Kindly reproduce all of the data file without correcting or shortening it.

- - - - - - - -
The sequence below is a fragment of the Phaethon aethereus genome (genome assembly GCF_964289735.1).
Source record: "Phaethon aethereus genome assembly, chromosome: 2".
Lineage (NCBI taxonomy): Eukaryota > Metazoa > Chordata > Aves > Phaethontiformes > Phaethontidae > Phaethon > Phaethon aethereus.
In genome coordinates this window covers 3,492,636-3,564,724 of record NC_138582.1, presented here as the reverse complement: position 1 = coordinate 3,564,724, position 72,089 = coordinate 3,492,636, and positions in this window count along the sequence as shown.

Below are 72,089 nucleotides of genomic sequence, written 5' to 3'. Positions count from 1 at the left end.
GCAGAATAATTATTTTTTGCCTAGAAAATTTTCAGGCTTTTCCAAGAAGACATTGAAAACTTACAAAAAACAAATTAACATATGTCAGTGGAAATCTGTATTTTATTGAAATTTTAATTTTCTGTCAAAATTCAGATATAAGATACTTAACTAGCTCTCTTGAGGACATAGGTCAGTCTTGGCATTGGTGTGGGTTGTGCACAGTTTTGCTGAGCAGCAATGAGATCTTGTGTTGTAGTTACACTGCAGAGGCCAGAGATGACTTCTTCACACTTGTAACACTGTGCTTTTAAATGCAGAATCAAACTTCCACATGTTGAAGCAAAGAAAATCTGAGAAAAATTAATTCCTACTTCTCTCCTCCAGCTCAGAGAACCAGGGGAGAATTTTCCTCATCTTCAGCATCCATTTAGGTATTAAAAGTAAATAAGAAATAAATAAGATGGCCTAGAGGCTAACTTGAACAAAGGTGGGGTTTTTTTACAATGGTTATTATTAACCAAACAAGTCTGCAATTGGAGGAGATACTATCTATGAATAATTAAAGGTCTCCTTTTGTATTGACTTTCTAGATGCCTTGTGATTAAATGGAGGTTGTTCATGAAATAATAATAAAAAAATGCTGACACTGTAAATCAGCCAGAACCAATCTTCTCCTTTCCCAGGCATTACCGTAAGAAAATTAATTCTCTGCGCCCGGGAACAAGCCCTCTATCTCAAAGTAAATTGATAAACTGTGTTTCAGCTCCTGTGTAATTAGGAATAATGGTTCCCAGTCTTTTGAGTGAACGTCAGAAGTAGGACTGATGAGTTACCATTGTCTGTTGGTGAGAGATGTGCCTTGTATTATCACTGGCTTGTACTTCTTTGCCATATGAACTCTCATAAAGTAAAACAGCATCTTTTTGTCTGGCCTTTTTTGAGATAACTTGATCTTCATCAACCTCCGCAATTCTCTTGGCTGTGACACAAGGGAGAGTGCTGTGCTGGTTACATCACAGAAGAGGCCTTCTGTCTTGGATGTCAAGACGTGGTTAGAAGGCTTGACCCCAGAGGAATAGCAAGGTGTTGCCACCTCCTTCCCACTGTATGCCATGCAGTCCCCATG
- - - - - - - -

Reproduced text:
The sequence below is a fragment of the Phaethon aethereus genome (genome assembly GCF_964289735.1).
Source record: "Phaethon aethereus genome assembly, chromosome: 2".
Lineage (NCBI taxonomy): Eukaryota > Metazoa > Chordata > Aves > Phaethontiformes > Phaethontidae > Phaethon > Phaethon aethereus.
In genome coordinates this window covers 3,492,636-3,564,724 of record NC_138582.1, presented here as the reverse complement: position 1 = coordinate 3,564,724, position 72,089 = coordinate 3,492,636, and positions in this window count along the sequence as shown.

Below are 72,089 nucleotides of genomic sequence, written 5' to 3'. Positions count from 1 at the left end.
GCAGAATAATTATTTTTTGCCTAGAAAATTTTCAGGCTTTTCCAAGAAGACATTGAAAACTTACAAAAAACAAATTAACATATGTCAGTGGAAATCTGTATTTTATTGAAATTTTAATTTTCTGTCAAAATTCAGATATAAGATACTTAACTAGCTCTCTTGAGGACATAGGTCAGTCTTGGCATTGGTGTGGGTTGTGCACAGTTTTGCTGAGCAGCAATGAGATCTTGTGTTGTAGTTACACTGCAGAGGCCAGAGATGACTTCTTCACACTTGTAACACTGTGCTTTTAAATGCAGAATCAAACTTCCACATGTTGAAGCAAAGAAAATCTGAGAAAAATTAATTCCTACTTCTCTCCTCCAGCTCAGAGAACCAGGGGAGAATTTTCCTCATCTTCAGCATCCATTTAGGTATTAAAAGTAAATAAGAAATAAATAAGATGGCCTAGAGGCTAACTTGAACAAAGGTGGGGTTTTTTTACAATGGTTATTATTAACCAAACAAGTCTGCAATTGGAGGAGATACTATCTATGAATAATTAAAGGTCTCCTTTTGTATTGACTTTCTAGATGCCTTGTGATTAAATGGAGGTTGTTCATGAAATAATAATAAAAAAATGCTGACACTGTAAATCAGCCAGAACCAATCTTCTCCTTTCCCAGGCATTACCGTAAGAAAATTAATTCTCTGCGCCCGGGAACAAGCCCTCTATCTCAAAGTAAATTGATAAACTGTGTTTCAGCTCCTGTGTAATTAGGAATAATGGTTCCCAGTCTTTTGAGTGAACGTCAGAAGTAGGACTGATGAGTTACCATTGTCTGTTGGTGAGAGATGTGCCTTGTATTATCACTGGCTTGTACTTCTTTGCCATATGAACTCTCATAAAGTAAAACAGCATCTTTTTGTCTGGCCTTTTTTGAGATAACTTGATCTTCATCAACCTCCGCAATTCTCTTGGCTGTGACACAAGGGAGAGTGCTGTGCTGGTTACATCACAGAAGAGGCCTTCTGTCTTGGATGTCAAGACGTGGTTAGAAGGCTTGACCCCAGAGGAATAGCAAGGTGTTGCCACCTCCTTCCCACTGTATGCCATGCAGTCCCCATG